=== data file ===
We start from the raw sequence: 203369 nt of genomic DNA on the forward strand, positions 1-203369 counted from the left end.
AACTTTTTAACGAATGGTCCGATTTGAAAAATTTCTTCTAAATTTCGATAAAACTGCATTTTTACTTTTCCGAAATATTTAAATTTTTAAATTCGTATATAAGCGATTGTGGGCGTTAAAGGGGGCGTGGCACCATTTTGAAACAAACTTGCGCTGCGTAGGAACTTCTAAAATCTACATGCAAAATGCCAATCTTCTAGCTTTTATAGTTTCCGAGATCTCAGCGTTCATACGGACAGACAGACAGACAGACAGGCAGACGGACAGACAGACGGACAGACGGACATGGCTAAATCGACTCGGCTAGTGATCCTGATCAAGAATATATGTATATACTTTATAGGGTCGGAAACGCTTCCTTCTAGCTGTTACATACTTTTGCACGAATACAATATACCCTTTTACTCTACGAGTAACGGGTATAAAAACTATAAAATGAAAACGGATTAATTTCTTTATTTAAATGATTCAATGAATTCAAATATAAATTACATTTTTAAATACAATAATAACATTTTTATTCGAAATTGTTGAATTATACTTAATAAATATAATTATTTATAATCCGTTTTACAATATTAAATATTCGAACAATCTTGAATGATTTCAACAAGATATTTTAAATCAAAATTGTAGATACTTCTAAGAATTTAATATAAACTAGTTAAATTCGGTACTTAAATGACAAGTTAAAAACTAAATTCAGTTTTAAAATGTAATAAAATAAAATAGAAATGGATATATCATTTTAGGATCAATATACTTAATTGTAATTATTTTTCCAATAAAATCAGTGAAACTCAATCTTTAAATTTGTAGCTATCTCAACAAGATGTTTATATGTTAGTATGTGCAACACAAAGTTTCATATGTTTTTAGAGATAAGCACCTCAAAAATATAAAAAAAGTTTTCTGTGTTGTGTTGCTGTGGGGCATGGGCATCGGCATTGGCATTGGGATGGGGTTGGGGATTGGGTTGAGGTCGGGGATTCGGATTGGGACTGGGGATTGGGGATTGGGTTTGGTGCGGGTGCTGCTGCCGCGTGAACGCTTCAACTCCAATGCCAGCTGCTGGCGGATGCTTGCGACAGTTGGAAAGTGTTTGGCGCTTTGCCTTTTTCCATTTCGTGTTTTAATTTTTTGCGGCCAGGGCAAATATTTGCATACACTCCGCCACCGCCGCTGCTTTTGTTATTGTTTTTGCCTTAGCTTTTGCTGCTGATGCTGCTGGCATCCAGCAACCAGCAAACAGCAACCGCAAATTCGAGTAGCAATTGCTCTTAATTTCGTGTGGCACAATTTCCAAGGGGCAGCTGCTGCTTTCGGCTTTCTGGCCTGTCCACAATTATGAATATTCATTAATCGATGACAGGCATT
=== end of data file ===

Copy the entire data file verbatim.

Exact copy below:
We start from the raw sequence: 203369 nt of genomic DNA on the forward strand, positions 1-203369 counted from the left end.
AACTTTTTAACGAATGGTCCGATTTGAAAAATTTCTTCTAAATTTCGATAAAACTGCATTTTTACTTTTCCGAAATATTTAAATTTTTAAATTCGTATATAAGCGATTGTGGGCGTTAAAGGGGGCGTGGCACCATTTTGAAACAAACTTGCGCTGCGTAGGAACTTCTAAAATCTACATGCAAAATGCCAATCTTCTAGCTTTTATAGTTTCCGAGATCTCAGCGTTCATACGGACAGACAGACAGACAGACAGGCAGACGGACAGACAGACGGACAGACGGACATGGCTAAATCGACTCGGCTAGTGATCCTGATCAAGAATATATGTATATACTTTATAGGGTCGGAAACGCTTCCTTCTAGCTGTTACATACTTTTGCACGAATACAATATACCCTTTTACTCTACGAGTAACGGGTATAAAAACTATAAAATGAAAACGGATTAATTTCTTTATTTAAATGATTCAATGAATTCAAATATAAATTACATTTTTAAATACAATAATAACATTTTTATTCGAAATTGTTGAATTATACTTAATAAATATAATTATTTATAATCCGTTTTACAATATTAAATATTCGAACAATCTTGAATGATTTCAACAAGATATTTTAAATCAAAATTGTAGATACTTCTAAGAATTTAATATAAACTAGTTAAATTCGGTACTTAAATGACAAGTTAAAAACTAAATTCAGTTTTAAAATGTAATAAAATAAAATAGAAATGGATATATCATTTTAGGATCAATATACTTAATTGTAATTATTTTTCCAATAAAATCAGTGAAACTCAATCTTTAAATTTGTAGCTATCTCAACAAGATGTTTATATGTTAGTATGTGCAACACAAAGTTTCATATGTTTTTAGAGATAAGCACCTCAAAAATATAAAAAAAGTTTTCTGTGTTGTGTTGCTGTGGGGCATGGGCATCGGCATTGGCATTGGGATGGGGTTGGGGATTGGGTTGAGGTCGGGGATTCGGATTGGGACTGGGGATTGGGGATTGGGTTTGGTGCGGGTGCTGCTGCCGCGTGAACGCTTCAACTCCAATGCCAGCTGCTGGCGGATGCTTGCGACAGTTGGAAAGTGTTTGGCGCTTTGCCTTTTTCCATTTCGTGTTTTAATTTTTTGCGGCCAGGGCAAATATTTGCATACACTCCGCCACCGCCGCTGCTTTTGTTATTGTTTTTGCCTTAGCTTTTGCTGCTGATGCTGCTGGCATCCAGCAACCAGCAAACAGCAACCGCAAATTCGAGTAGCAATTGCTCTTAATTTCGTGTGGCACAATTTCCAAGGGGCAGCTGCTGCTTTCGGCTTTCTGGCCTGTCCACAATTATGAATATTCATTAATCGATGACAGGCATT